Librarians have been rising to the challenge of helping users discover content as long as libraries have existed, and evolving discovery solutions are an interesting byproduct of the information dissemination challenges of the time. Before the printing press, medieval libraries were typically geographically isolated with a small number of hand-copied texts. Discovery tools included handwritten omnibus catalogs listing collections from the libraries of other nearby cloisters or monasteries, so the limited number of books could be more widely discoverable. The medieval library itself could also double as a discovery tool via stained glass windows and paintings, which were arranged to correlate with the subjects of the books found around them.
Fast forward several hundred years to the era of the physical card catalog, and handwritten discovery tools were still in use. Library school curricula included training on how to hand-write catalog cards in a special library script before typewriters were widely available. The era of the card catalog lasted more than 150 years—OCLC printed its last catalog cards less than three years ago in 2015. Card catalogs began to cede their role in primary discovery functionality when MARC records started to gain traction in the 1970s. Although MARC still has a stronghold in library workflows, we are now well into the era of web scale discovery services. While it is difficult to determine actual numbers, a 2016 Library Technology Report states, “EBSCO, OCLC, and ProQuest—reported a combined 11,700 libraries using products that rely on their knowledge bases. Ex Libris’s corporate website lists another 5,600 total customers.”
Strong relationships between discovery services and publishers are crucial to facilitate end-user discovery in this content-abundant era, and my role as Discoverability Associate at Oxford University Press is devoted to managing these relationships and ensuring OUP is meeting industry standards for discovery. I have regular conversations to discuss mutual customer questions, new products, and industry trends with discovery vendors including EBSCO, ExLibris, OCLC, and ProQuest. Along with discovery services, content is indexed across a wide range of discovery tools, including academic search engines like Google Scholar and more subject-specific abstracting & indexing services. OUP is also committed to providing high-quality, industry-standard metadata to facilitate discovery and access. A fuller picture of core metadata elements provided, how metadata is delivered to discovery partners, and a list of all discovery partners indexing OUP content is available in the NISO Open Discovery Initiative checklist posted on the Journals and Online Products Librarian Resource Center pages, along with the most current KBART files.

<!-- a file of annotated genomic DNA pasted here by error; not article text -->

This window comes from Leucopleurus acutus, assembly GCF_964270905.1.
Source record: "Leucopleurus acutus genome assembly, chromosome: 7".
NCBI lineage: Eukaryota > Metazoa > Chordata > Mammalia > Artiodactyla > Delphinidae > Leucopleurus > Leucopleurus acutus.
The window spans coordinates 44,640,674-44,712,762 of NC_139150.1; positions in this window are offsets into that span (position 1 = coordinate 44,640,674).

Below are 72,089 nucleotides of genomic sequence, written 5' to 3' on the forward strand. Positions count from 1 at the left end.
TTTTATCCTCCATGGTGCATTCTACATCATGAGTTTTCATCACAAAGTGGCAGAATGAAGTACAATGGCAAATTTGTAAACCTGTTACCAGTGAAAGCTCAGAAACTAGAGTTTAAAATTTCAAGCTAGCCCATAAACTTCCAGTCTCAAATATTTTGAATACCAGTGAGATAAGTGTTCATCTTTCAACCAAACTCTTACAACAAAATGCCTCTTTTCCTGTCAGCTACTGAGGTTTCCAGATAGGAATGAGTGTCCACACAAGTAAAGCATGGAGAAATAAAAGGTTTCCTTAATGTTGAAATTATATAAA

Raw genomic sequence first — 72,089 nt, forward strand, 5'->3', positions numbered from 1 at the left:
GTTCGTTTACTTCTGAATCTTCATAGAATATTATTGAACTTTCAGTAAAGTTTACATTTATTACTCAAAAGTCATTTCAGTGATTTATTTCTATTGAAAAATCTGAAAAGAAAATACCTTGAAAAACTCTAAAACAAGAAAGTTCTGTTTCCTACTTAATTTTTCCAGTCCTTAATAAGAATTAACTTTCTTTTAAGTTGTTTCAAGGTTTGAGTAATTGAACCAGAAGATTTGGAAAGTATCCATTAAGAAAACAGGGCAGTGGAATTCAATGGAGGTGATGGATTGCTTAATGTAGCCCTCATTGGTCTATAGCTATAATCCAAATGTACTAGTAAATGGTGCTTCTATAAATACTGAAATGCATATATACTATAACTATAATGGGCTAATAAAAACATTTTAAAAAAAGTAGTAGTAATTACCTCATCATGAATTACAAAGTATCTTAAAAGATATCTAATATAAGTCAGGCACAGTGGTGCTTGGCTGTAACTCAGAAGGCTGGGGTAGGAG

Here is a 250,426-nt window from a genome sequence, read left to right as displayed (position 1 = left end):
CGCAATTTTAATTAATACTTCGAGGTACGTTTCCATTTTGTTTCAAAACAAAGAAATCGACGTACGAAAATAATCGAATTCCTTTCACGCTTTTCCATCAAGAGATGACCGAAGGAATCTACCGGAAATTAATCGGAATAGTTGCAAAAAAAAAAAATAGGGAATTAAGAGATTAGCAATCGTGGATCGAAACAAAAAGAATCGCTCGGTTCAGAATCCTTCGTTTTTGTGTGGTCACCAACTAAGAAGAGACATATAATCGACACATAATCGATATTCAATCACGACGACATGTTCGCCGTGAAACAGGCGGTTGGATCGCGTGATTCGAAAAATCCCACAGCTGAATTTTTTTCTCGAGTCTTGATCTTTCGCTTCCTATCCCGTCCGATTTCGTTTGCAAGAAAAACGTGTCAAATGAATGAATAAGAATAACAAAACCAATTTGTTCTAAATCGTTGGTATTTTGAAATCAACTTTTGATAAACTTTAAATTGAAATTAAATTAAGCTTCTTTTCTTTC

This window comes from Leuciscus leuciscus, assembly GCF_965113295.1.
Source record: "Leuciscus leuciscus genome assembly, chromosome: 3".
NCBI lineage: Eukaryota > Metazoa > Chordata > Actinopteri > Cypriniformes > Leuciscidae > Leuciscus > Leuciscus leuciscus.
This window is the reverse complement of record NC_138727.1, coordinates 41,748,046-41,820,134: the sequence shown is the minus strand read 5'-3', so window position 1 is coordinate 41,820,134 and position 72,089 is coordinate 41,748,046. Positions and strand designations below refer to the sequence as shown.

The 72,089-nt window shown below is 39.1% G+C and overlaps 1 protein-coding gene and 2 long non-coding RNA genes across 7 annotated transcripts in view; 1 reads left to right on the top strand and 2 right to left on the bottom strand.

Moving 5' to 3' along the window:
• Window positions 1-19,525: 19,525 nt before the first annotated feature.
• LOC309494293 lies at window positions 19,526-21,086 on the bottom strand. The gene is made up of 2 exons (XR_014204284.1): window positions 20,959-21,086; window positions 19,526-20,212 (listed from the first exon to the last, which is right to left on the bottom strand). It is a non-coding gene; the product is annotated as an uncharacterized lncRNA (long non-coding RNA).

Strong relationships between discovery services and publishers are crucial to facilitate end-user discovery in this content-abundant era…
Before the card catalog was readily available as a library discovery tool, finding titles in the library was often dependent on the memory of the librarian. Unfortunately, this is still the case in many ways. One of the main limitations with current web scale discovery tools is the difficulty tracking institutional holdings in the discovery knowledgebase. This work is typically left to the individual librarians who must manually track different collection packages across all content providers with whom they have agreements.
To begin conversation on how to address this industry need, in 2017 NISO formed a KBART Automation Working Group to expand on the 2014 KBART Phase II recommendations. The group was comprised of industry stakeholders from content provider, discovery service, and library backgrounds, and the output of a year of bi-monthly meetings including an overview of the current landscape, use case examples where automation will solve current problems, and a prototype for automated delivery will be available for public comment in the coming months. It is clear where the industry is heading, and OUP will continue to invest in our KBART capabilities in the years ahead.
It is not surprising that the discovery tools that have risen to prevalence in the Information Age carry with them many of the same challenges inherent to the unprecedented volume of content library users must comb through to discover the information they need. As many have pointed out before, we are still at the beginning of the Information Age. There is a lot of work to be done to make present-day discovery more encompassing and efficient to enable the library user to find the information that they need. If catalog cards can stay relevant for 150 years, KBART and other contemporary discovery tools inevitably face extensive evolution in the years ahead.
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